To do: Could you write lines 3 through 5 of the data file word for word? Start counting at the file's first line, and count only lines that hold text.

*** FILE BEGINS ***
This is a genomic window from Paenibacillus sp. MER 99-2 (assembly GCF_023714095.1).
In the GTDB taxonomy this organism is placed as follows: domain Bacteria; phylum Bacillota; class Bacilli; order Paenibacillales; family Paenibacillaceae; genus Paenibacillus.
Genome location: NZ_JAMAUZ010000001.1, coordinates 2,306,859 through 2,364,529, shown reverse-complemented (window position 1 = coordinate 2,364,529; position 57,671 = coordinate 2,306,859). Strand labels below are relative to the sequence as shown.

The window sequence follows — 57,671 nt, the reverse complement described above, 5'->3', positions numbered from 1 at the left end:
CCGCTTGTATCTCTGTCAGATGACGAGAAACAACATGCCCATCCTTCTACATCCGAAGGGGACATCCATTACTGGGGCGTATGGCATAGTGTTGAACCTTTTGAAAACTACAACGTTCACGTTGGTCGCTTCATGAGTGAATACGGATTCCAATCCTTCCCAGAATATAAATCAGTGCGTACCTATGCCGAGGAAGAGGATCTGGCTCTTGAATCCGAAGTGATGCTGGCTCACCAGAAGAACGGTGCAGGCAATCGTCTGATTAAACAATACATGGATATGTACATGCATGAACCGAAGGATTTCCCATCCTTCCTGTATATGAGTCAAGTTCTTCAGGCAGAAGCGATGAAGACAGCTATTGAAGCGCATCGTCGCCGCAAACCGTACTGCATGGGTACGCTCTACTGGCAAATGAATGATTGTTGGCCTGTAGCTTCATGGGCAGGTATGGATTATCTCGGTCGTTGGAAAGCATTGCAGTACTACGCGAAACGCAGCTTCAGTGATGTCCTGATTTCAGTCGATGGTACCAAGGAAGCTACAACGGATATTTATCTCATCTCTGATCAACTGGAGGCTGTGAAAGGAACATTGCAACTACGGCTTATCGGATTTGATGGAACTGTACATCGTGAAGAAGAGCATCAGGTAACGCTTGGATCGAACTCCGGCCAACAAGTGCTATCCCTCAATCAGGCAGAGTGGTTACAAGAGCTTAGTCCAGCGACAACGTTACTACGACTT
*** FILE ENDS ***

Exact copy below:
Genome location: NZ_JAMAUZ010000001.1, coordinates 2,306,859 through 2,364,529, shown reverse-complemented (window position 1 = coordinate 2,364,529; position 57,671 = coordinate 2,306,859). Strand labels below are relative to the sequence as shown.

The window sequence follows — 57,671 nt, the reverse complement described above, 5'->3', positions numbered from 1 at the left end:
CCGCTTGTATCTCTGTCAGATGACGAGAAACAACATGCCCATCCTTCTACATCCGAAGGGGACATCCATTACTGGGGCGTATGGCATAGTGTTGAACCTTTTGAAAACTACAACGTTCACGTTGGTCGCTTCATGAGTGAATACGGATTCCAATCCTTCCCAGAATATAAATCAGTGCGTACCTATGCCGAGGAAGAGGATCTGGCTCTTGAATCCGAAGTGATGCTGGCTCACCAGAAGAACGGTGCAGGCAATCGTCTGATTAAACAATACATGGATATGTACATGCATGAACCGAAGGATTTCCCATCCTTCCTGTATATGAGTCAAGTTCTTCAGGCAGAAGCGATGAAGACAGCTATTGAAGCGCATCGTCGCCGCAAACCGTACTGCATGGGTACGCTCTACTGGCAAATGAATGATTGTTGGCCTGTAGCTTCATGGGCAGGTATGGATTATCTCGGTCGTTGGAAAGCATTGCAGTACTACGCGAAACGCAGCTTCAGTGATGTCCTGATTTCAGTCGATGGTACCAAGGAAGCTACAACGGATATTTATCTCATCTCTGATCAACTGGAGGCTGTGAAAGGAACATTGCAACTACGGCTTATCGGATTTGATGGAACTGTACATCGTGAAGAAGAGCATCAGGTAACGCTTGGATCGAACTCCGGCCAACAAGTGCTATCCCTCAATCAGGCAGAGTGGTTACAAGAGCTTAGTCCAGCGACAACGTTACTACGACTT